#P̶h̶o̶n̶e̶ MeetPhill – Meeting #1: Piers Beckley, Michelle Lipton & J̶a̶s̶o̶n̶ ̶A̶r̶n̶o̶p̶p̶

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A very special #PhonePhill this week in that it didn’t involve a phone at all, but rather an actual face to face meeting with all the delights and risk of contamination these things bring.

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How can such a thing happen, you’re doubtlessly asking?

What kind of Earth-shattering calamity could persuade Phill to leave the relative safety of the Secret Writing Island and venture into deepest, darkest London where people can actually see him face to face and possibly even (gasp!) be nice to him?

Well, I’m glad you asked. It’s all Piers Beckley‘s fault.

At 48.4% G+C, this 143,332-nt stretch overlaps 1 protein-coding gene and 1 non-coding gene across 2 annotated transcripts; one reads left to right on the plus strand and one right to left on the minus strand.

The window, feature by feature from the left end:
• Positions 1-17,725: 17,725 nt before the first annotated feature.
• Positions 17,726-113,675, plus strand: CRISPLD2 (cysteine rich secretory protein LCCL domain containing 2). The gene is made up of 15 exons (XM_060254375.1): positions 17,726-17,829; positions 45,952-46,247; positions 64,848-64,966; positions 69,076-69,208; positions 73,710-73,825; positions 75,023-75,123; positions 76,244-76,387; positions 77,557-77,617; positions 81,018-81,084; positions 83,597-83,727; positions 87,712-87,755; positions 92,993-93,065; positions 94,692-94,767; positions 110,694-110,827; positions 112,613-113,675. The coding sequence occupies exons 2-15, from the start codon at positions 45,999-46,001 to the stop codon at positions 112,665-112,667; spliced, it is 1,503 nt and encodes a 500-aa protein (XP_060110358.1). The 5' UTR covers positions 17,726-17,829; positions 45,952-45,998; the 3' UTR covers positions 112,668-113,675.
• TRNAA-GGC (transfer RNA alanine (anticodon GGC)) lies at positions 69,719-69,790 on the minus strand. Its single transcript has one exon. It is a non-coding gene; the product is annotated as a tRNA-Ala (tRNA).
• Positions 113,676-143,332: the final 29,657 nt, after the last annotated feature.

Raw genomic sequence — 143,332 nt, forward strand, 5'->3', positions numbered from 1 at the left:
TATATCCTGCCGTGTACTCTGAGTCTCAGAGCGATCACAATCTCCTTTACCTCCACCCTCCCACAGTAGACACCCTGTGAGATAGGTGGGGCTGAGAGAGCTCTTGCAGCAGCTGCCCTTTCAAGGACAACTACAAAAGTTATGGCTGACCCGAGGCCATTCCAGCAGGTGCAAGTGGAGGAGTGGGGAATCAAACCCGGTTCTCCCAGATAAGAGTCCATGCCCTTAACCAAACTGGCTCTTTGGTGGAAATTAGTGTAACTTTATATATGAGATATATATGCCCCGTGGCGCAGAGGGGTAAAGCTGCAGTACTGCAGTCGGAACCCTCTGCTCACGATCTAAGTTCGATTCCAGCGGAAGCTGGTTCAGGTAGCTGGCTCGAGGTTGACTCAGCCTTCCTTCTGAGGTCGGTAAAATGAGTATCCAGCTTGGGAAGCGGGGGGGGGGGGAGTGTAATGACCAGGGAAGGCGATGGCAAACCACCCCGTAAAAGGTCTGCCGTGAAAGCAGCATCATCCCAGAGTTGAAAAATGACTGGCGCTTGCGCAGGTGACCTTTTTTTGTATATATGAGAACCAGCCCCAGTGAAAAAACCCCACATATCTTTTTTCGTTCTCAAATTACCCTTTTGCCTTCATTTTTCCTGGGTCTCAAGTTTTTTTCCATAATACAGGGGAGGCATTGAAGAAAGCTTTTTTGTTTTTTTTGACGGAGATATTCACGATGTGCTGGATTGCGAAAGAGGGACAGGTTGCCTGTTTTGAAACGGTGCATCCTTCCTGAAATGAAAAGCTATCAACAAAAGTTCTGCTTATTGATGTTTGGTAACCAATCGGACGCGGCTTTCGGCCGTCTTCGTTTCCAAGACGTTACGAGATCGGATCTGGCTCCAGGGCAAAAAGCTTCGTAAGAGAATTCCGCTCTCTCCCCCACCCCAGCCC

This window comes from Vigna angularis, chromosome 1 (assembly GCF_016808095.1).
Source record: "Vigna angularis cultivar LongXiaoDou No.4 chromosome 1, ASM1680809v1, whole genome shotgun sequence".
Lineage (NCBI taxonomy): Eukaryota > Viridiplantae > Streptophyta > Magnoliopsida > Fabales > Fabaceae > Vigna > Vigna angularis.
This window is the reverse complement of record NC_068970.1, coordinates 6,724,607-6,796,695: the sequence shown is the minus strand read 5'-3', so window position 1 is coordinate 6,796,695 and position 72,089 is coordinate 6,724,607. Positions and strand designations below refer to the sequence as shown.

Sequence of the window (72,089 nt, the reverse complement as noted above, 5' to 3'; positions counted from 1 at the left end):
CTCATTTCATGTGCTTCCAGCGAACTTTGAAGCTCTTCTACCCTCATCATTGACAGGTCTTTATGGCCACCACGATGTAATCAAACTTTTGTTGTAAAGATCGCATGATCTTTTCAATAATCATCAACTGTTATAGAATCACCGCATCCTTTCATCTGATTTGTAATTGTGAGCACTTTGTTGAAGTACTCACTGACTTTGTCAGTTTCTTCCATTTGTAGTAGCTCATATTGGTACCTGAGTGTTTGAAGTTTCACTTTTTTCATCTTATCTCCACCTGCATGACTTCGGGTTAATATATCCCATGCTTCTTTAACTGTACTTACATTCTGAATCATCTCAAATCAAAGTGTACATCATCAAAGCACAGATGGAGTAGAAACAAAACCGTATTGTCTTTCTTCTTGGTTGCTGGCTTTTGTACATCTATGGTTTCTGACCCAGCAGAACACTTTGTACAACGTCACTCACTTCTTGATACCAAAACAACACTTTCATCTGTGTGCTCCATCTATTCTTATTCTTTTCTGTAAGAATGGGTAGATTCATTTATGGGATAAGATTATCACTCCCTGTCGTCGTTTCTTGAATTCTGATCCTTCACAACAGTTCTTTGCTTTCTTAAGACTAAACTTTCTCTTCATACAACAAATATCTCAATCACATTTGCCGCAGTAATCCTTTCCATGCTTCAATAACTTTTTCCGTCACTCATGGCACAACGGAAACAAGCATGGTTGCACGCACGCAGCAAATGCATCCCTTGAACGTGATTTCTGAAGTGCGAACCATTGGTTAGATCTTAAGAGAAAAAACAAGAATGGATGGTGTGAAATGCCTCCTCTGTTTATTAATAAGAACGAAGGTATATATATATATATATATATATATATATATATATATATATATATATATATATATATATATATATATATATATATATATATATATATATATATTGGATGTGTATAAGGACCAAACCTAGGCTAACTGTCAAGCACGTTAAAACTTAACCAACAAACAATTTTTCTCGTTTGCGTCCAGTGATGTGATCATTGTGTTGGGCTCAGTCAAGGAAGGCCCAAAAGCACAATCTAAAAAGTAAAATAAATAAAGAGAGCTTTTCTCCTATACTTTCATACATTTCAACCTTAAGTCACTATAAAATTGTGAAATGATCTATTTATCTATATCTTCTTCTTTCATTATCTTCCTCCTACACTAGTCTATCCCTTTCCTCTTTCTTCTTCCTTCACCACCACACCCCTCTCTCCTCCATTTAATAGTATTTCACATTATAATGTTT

Piers used to (or possibly still does but hasn’t for a while) run these monthly get togethers for writers in London. He was nice enough to invite me to join in and as is my want, I declined.

For I am shy.

Except when I’m not.

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But he persisted and I eventually caved in to his smooth-talking big city ways and found myself venturing into London to meet a lovely bunch of lovely people who were in various states of drunkeness.

And fun was had by all.

For largely geographical reasons (except Piers, who travels. Possibly in some kind of mysterious wrought iron carriage powered by dreams), Piers, Michelle, Jason and I began a tradition of extra-curricular meetings in Brighton. And sometimes London.

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Which is where this inaugural #MeetPhill took place.